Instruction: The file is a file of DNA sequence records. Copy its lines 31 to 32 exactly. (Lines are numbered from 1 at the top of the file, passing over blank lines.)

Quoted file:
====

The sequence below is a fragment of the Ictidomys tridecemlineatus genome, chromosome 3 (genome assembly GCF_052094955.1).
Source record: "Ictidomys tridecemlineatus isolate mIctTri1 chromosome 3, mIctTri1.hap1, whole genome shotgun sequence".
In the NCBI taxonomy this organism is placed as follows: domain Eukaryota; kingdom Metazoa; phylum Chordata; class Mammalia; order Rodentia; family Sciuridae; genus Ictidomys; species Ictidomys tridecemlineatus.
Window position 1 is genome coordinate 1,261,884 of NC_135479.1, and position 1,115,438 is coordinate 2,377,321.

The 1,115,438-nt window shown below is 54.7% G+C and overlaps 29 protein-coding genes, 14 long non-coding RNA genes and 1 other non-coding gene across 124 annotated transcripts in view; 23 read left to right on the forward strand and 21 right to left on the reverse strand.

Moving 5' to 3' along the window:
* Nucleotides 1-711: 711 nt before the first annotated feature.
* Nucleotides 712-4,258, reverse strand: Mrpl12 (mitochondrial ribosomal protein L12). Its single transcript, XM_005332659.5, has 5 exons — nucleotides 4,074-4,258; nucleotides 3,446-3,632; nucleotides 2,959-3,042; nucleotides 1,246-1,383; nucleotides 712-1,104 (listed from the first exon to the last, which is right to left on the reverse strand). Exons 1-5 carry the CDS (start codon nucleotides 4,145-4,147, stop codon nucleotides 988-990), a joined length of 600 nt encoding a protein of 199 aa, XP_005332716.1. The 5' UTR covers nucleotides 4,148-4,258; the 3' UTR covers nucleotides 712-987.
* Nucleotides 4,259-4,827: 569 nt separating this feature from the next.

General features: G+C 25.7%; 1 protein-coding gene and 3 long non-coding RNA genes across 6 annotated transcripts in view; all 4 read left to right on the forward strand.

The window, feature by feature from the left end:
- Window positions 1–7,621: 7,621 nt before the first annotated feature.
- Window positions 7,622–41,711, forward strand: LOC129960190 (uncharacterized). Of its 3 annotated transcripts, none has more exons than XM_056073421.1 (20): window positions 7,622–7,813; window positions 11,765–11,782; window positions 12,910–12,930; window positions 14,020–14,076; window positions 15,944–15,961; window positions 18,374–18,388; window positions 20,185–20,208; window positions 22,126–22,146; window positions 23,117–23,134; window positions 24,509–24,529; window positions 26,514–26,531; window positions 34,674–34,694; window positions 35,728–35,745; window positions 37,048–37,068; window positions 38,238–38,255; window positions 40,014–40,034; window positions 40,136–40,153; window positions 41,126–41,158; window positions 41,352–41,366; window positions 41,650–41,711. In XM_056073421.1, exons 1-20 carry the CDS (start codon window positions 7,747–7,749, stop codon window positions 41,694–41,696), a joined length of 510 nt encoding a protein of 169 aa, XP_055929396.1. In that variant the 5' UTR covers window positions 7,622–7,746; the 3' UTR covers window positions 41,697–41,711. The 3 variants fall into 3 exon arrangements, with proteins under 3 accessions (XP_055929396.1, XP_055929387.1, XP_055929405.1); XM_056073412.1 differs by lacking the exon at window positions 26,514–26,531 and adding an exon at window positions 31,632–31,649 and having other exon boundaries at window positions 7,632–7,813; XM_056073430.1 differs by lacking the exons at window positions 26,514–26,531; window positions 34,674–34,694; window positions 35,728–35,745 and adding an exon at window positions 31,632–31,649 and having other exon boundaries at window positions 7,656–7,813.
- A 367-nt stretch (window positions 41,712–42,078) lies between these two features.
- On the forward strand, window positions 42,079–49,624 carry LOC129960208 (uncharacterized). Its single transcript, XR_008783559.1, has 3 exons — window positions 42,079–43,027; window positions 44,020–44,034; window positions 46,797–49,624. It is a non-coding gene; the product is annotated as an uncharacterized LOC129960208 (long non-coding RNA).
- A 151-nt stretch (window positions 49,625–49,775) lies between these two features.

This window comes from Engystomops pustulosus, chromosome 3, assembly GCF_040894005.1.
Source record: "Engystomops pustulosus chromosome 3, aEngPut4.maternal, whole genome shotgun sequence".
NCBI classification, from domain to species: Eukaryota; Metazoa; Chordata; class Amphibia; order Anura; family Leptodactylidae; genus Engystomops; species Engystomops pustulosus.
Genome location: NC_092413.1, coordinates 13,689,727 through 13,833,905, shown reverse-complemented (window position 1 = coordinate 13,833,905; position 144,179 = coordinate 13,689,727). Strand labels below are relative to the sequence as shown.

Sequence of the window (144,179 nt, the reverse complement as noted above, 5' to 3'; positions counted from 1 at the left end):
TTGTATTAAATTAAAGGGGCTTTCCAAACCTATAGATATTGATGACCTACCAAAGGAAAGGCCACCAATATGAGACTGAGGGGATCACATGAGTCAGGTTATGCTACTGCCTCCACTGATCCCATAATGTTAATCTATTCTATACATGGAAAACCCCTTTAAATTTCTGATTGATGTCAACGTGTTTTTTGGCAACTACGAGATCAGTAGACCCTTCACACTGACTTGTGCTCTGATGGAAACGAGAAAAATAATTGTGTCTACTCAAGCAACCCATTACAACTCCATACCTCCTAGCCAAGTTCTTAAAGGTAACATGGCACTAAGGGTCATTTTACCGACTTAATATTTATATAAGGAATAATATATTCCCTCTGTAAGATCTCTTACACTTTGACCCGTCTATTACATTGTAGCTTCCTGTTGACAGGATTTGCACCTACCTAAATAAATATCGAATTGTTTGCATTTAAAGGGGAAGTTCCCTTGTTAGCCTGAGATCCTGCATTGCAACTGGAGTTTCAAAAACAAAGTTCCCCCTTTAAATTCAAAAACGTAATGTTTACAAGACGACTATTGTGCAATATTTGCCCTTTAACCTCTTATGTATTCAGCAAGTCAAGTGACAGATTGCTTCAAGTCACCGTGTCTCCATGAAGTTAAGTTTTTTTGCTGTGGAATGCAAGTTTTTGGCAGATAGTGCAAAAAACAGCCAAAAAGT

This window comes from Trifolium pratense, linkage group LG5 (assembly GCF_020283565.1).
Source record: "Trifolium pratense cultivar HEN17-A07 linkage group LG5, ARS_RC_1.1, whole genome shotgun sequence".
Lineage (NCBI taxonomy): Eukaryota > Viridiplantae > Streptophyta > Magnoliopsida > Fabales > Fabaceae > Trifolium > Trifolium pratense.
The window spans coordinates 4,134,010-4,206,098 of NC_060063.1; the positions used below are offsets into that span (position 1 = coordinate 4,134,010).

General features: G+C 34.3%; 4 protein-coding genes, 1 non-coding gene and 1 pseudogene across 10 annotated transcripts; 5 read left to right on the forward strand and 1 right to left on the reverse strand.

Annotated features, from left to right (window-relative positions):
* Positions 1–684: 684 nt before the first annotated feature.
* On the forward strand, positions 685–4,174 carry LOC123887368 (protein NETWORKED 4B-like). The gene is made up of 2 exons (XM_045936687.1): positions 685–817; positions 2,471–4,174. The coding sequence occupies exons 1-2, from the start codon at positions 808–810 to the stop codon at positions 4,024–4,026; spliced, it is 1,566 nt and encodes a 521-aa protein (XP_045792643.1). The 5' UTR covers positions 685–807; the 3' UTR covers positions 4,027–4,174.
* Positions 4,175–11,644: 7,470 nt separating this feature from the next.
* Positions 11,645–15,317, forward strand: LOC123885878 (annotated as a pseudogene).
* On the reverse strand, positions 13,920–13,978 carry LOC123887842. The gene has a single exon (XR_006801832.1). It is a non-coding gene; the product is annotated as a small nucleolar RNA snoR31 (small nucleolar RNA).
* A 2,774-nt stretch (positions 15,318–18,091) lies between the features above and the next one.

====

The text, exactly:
* Positions 4,175–11,644: 7,470 nt separating this feature from the next.
* Positions 11,645–15,317, forward strand: LOC123885878 (annotated as a pseudogene).